US Coins

United States Mint extends alternative metals comment period

Experimental test strikes of the 5-cent denomination using Martha Washington/Mount Vernon nonsense dies were produced on planchets of the same copper-plated zinc composition used for the current Lincoln cents.

Images courtesy of U.S. Mint.

The deadline to submit public comment on the U.S. Mint’s research and development efforts on alternative metals for circulating coinage has been extended to June 24.

The original deadline was June 10. The extension was requested by the National Armored Carriers Association.

According to the Federal Register announcement June 4, the Mint is seeking input on specific factors the bureau identified in its Alternatives Metal Study submitted to Congress in December 2012. These factors include changes to U.S. coins in weight, color, electromagnetic signature, environmental impact, and transition/implementation period.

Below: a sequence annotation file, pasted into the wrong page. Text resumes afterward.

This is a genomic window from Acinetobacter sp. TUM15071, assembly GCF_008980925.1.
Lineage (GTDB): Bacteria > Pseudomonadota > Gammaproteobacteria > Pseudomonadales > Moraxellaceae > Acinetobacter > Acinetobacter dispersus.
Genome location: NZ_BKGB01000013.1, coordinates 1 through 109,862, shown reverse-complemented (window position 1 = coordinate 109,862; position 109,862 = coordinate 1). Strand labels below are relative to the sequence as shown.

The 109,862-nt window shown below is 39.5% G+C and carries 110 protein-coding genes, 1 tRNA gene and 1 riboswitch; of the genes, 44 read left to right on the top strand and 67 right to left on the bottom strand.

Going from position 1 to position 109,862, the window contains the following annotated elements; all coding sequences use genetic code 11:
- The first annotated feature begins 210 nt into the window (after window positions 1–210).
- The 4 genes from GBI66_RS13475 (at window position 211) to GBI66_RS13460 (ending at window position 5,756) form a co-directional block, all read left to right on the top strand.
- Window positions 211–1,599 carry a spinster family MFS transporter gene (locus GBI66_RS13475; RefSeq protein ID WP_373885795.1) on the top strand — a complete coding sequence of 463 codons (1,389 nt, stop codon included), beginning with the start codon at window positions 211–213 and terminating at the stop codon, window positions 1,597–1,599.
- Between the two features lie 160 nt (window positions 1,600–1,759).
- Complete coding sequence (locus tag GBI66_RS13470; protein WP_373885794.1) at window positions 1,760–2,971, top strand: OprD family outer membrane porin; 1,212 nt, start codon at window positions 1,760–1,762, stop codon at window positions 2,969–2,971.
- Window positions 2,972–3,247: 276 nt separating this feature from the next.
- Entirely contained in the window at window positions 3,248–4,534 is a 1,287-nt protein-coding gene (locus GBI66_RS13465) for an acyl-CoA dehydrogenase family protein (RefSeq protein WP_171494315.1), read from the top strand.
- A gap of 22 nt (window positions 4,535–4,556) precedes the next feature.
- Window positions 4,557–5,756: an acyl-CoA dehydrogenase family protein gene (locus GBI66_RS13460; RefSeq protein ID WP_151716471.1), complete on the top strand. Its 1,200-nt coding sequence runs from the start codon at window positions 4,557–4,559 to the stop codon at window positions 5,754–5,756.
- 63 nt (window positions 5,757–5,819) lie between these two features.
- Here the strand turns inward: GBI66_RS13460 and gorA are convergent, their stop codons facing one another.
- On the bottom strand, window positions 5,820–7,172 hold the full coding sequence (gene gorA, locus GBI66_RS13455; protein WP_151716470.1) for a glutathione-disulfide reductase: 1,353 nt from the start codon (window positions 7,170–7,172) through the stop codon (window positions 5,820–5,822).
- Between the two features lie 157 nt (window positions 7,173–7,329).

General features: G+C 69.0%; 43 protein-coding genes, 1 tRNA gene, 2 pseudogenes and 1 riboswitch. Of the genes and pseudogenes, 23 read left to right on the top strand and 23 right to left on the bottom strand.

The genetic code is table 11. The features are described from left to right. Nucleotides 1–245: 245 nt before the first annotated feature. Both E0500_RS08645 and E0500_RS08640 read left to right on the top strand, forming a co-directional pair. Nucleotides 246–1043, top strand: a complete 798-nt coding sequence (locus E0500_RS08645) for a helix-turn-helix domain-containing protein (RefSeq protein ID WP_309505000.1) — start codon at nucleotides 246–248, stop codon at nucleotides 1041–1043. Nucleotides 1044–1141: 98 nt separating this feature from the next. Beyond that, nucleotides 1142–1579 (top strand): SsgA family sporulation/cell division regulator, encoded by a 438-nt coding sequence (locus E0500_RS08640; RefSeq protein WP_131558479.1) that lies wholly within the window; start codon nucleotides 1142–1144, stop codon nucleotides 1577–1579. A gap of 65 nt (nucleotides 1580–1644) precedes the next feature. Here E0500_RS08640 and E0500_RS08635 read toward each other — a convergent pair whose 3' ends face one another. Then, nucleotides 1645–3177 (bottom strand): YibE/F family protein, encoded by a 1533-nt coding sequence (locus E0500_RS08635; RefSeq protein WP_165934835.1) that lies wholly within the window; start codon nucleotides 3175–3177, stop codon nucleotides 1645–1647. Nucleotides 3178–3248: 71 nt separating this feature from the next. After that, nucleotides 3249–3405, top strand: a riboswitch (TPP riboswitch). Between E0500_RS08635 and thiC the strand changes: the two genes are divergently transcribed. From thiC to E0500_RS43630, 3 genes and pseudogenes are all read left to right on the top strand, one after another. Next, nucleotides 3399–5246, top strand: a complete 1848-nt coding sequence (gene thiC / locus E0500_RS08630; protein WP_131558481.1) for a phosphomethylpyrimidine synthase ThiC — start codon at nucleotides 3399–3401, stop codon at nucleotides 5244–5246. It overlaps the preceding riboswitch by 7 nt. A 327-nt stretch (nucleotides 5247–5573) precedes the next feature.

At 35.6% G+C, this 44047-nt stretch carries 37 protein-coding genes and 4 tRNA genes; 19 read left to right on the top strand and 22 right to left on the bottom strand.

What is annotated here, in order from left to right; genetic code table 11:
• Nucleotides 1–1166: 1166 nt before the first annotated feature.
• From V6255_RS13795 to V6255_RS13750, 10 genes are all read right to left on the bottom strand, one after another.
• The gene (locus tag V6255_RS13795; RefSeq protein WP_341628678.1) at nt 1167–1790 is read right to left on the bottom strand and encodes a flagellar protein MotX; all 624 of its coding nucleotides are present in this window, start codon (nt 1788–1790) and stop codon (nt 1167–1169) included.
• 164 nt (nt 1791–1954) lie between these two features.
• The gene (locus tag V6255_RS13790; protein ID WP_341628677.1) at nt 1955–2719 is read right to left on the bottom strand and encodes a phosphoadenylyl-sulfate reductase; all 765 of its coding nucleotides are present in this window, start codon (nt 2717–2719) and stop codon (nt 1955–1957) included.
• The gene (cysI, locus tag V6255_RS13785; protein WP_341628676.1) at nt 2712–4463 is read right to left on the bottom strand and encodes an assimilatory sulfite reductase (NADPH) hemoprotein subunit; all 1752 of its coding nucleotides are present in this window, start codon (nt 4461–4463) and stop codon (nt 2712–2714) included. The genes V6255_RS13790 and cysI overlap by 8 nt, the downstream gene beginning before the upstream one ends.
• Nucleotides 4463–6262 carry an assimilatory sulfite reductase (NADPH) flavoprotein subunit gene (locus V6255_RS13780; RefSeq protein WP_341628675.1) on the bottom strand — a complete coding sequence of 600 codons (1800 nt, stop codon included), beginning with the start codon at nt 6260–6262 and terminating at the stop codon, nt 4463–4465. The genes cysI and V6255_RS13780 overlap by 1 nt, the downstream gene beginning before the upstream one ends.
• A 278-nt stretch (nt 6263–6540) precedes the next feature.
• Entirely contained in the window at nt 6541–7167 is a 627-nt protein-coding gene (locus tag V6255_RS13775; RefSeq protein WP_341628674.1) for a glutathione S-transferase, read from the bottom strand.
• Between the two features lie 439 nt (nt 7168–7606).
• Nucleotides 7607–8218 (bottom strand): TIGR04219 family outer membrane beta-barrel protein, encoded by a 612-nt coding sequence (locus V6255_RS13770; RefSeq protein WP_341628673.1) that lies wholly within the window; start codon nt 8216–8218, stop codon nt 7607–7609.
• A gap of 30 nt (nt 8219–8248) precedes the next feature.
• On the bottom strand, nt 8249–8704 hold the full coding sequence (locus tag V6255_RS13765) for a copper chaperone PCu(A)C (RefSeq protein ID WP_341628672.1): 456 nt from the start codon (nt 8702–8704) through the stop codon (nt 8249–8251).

Although the study was prompted primarily by the costs of the copper-plated cent and copper-nickel 5-cent coin staying above face value, the 2012 report offered no recommendations for alternative compositions that would bring costs below face value.

The study, authorized under the Coin Modernization, Oversight, and Continuity Act of 2010, Public Law 111-302 , is available here.

The Mint’s next biennial report is scheduled for delivery to Congress by Dec. 14, 2014.

Statements may be electronically submitted to the website established for public comment. 

All written comments must be submitted to Coin Stakeholders Response, Office of Coin Studies, United States Mint, 801 Ninth St. N.W., Washington, DC 20220.

For further information, contact the Office of Coin Studies by calling 202-354-6600.

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